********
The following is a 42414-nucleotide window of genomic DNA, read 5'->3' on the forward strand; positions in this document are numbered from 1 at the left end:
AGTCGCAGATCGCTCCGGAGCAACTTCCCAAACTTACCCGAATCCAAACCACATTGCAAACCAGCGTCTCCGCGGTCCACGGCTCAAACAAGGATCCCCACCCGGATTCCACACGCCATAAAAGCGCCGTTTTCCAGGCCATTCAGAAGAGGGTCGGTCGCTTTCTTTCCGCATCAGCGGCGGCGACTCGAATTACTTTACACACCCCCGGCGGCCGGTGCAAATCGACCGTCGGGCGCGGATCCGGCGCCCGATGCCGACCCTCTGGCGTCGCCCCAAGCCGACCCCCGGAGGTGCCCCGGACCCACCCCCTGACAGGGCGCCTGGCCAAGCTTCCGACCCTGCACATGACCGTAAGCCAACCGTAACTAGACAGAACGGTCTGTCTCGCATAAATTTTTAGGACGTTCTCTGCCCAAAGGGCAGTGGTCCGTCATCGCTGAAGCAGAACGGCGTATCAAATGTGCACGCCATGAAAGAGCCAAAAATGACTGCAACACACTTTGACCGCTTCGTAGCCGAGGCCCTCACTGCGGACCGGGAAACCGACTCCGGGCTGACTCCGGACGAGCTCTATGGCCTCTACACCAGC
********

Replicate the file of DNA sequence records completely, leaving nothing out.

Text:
The following is a 42414-nucleotide window of genomic DNA, read 5'->3' on the forward strand; positions in this document are numbered from 1 at the left end:
AGTCGCAGATCGCTCCGGAGCAACTTCCCAAACTTACCCGAATCCAAACCACATTGCAAACCAGCGTCTCCGCGGTCCACGGCTCAAACAAGGATCCCCACCCGGATTCCACACGCCATAAAAGCGCCGTTTTCCAGGCCATTCAGAAGAGGGTCGGTCGCTTTCTTTCCGCATCAGCGGCGGCGACTCGAATTACTTTACACACCCCCGGCGGCCGGTGCAAATCGACCGTCGGGCGCGGATCCGGCGCCCGATGCCGACCCTCTGGCGTCGCCCCAAGCCGACCCCCGGAGGTGCCCCGGACCCACCCCCTGACAGGGCGCCTGGCCAAGCTTCCGACCCTGCACATGACCGTAAGCCAACCGTAACTAGACAGAACGGTCTGTCTCGCATAAATTTTTAGGACGTTCTCTGCCCAAAGGGCAGTGGTCCGTCATCGCTGAAGCAGAACGGCGTATCAAATGTGCACGCCATGAAAGAGCCAAAAATGACTGCAACACACTTTGACCGCTTCGTAGCCGAGGCCCTCACTGCGGACCGGGAAACCGACTCCGGGCTGACTCCGGACGAGCTCTATGGCCTCTACACCAGC